“Am I a bad feminist?” “It seems that I am a ‘Bad Feminist.’ I can add that to the other things I 've been accused of since 1972, such as climbing to fame up a pyramid of decapitated men 's heads (a leftie journal), of being a dominatrix bent on the subjugation of men (a rightie one, complete with an illustration of me in leather boots and a whip) and of being an awful person who can annihilate – with her magic White Witch powers – anyone critical of her at Toronto dinner tables. I 'm so scary!” Atwood’s satirical description of herself here is remarkably similar to societal perceptions of Grace in Alias Grace. In the novel, Grace is considered to be this dark “murderess” who charms men, deceives them, then kills them though she may not go quite as far as to create “a pyramid of decapitated men’s heads.” She can be seen by readers as a dominatrix, weaving together a false story, alluring Dr. Jordan and thus, gaining power over him. In addition, similar to Atwood’s perceived “White Witch powers,” at the end of the novel, Jeremiah draws Grace into a trance and Mary’s voice speaks through Grace in a witchlike manner. It seems as if the societal opinions of Atwood influenced her creation of Grace.
Is George actually the submissive husband he appears to be? Is he also changing his masculinity by applying certain gender patterns that are specific for women? Martha’s behavior displays a high amount of vulgarity and aggressiveness. She constantly denigrates George telling him,
Albee develops pleasure within the characters through constant emotional gratification from the characters ' sadisitic tendencies and enjoyment derived from others ' pain. These tendencies and actions are inherently destructive for the marital relationship, leading to increased dramatic tension and cruelty as the night progresses. George criticizes Martha for sharing too much information about their relationship with their son: GEORGE. …about the apple of our eye…the sprout…the little bugger…(Spits it out)…our son…and if you start in on this other business, I warn you, Martha, it 's going to make me angry. MARTHA.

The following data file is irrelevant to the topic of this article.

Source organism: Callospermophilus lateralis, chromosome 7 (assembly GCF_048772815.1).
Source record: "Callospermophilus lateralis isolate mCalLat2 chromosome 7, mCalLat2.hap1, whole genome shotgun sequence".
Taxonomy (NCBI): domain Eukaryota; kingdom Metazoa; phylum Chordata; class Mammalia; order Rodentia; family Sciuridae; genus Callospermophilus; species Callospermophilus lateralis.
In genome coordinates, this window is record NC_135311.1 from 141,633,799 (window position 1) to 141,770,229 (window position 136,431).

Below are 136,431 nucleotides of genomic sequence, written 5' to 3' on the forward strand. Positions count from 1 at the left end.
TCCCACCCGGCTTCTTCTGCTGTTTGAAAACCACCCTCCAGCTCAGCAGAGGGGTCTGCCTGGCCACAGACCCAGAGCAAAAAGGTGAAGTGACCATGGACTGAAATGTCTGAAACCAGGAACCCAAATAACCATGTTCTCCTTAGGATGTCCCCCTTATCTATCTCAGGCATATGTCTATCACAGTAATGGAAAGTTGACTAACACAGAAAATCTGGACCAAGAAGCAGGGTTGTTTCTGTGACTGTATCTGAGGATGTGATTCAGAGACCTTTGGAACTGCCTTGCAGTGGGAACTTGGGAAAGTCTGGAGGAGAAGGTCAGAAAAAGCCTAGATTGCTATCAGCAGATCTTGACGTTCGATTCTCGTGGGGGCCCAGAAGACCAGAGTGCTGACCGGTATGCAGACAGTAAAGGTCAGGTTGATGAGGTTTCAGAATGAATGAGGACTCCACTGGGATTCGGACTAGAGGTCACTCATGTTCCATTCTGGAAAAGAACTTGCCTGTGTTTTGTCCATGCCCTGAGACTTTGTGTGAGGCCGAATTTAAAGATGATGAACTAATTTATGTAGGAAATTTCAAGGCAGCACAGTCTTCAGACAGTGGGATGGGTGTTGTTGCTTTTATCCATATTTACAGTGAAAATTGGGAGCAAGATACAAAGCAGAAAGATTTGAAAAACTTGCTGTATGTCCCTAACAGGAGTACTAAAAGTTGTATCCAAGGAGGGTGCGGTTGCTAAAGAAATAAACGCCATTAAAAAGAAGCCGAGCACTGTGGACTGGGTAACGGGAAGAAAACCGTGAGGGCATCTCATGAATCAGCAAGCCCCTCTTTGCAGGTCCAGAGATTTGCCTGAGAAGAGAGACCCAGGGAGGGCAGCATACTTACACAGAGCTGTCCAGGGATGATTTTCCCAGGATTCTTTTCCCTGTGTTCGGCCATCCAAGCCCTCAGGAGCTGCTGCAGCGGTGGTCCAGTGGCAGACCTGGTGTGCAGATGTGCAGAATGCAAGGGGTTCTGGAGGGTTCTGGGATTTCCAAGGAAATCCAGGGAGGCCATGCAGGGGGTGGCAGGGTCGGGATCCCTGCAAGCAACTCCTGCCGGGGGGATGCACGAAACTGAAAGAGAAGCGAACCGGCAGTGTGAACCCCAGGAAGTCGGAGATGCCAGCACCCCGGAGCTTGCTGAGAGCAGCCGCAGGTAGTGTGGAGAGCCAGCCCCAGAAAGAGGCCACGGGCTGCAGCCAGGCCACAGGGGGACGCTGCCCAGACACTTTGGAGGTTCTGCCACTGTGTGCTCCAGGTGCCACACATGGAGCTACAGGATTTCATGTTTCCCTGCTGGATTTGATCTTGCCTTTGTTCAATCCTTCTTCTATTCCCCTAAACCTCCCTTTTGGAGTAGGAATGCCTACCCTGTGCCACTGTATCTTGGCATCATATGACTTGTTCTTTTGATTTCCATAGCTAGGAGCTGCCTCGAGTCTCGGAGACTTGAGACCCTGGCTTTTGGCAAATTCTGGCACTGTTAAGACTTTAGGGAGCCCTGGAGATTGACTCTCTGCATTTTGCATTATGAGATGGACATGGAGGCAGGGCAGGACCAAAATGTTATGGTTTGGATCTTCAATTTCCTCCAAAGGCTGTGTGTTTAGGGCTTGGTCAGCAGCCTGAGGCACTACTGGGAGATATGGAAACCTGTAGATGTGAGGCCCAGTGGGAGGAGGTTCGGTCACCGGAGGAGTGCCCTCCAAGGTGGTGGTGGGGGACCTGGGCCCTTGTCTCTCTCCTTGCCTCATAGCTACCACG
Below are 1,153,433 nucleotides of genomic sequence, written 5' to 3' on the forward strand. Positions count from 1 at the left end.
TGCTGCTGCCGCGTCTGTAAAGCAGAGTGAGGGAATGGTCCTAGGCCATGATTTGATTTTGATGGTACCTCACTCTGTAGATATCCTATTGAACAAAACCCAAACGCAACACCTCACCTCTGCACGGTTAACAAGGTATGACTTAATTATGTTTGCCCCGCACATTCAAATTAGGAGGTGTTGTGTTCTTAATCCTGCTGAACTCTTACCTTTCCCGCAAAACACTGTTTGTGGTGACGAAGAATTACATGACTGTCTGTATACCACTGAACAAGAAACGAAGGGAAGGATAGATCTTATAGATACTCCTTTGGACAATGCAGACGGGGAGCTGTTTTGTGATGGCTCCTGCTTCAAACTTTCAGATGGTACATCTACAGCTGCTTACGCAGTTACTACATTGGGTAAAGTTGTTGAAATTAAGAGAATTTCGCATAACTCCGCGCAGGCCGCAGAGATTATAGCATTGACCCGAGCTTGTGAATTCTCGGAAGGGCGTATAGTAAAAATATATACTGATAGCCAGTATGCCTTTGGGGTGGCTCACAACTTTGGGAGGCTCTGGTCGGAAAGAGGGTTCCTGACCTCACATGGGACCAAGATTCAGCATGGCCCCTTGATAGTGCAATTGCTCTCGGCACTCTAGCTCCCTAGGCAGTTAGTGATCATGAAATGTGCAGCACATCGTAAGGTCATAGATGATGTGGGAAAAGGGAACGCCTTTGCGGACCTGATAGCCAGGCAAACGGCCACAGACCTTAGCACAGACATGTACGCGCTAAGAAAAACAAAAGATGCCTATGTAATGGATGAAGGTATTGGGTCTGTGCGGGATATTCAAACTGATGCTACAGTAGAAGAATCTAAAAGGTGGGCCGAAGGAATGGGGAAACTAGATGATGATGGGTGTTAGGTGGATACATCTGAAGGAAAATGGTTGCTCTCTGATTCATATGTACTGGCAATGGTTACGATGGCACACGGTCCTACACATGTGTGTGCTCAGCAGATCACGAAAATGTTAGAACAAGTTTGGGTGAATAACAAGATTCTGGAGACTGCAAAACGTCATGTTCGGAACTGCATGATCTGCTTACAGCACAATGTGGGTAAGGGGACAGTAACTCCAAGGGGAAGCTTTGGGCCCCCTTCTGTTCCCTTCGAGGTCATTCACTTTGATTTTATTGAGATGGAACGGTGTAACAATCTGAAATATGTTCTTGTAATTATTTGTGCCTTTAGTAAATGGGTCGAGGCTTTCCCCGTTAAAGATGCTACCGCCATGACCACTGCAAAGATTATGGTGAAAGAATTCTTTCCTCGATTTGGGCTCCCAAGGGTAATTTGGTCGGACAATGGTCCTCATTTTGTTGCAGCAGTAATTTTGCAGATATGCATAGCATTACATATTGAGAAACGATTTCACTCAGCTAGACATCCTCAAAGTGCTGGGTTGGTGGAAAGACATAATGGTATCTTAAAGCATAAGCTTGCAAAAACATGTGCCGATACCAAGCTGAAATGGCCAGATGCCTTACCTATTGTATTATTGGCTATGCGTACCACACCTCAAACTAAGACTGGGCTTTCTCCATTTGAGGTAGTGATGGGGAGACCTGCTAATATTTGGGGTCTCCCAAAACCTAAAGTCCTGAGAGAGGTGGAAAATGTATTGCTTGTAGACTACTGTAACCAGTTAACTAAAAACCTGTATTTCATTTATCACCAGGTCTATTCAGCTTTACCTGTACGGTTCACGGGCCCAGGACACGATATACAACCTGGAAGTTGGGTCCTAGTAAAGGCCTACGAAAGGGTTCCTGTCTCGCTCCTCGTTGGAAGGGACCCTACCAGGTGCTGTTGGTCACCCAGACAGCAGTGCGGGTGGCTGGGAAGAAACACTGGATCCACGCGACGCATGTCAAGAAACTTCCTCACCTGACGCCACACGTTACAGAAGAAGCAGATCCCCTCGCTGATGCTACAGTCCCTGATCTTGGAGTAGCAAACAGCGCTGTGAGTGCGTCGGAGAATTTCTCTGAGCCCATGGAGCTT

“I won’t put up with his abusive obscenities.” The king ordered that n one be so hold as to lay hold of Halli for all of this, “but it can be changed, it you think that another woman is more suitable to lie beside me and be queen - you hardly know how to hear your praise.” (Sarcastic Halli Page 356).I thought this was very strange because any husband would be mad if they heard someone say insulting things about their wife, but instead king thought it was funny and he was trying to explain to his wife. After reading all of these texts, I have came to conclusion that in their culture they don’t think about other people's feeling before they say something. They think saying insulting things about someone is a way to compliment them, but I think it is a bad manner to say such things to others. One other thing I noticed is that, they don’t feel ashamed of using the word “fuck” or asking each other to have sex for things. All of this text have one thing in common, it insulting poems.
Being an Absurdist, Albee believed that illusions often generate a false content for a person’s life and hence, should be abandoned ("Edward Albee: Who 's Afraid of Virginia Woolf?"). The reference to Woolf is probably aimed at evoking the darkness and chaos, hidden behind seemingly stable relationships as depicted by Woolf in her novels and Albee also wants to convey that there are always different versions of reality. Albee’s jingle is significant in each character’s life and portrays the deep fear that each of them has in confronting the harsh realities in their lives. Honey, the seemingly devoted wife of Nick, is one such character that is terrified of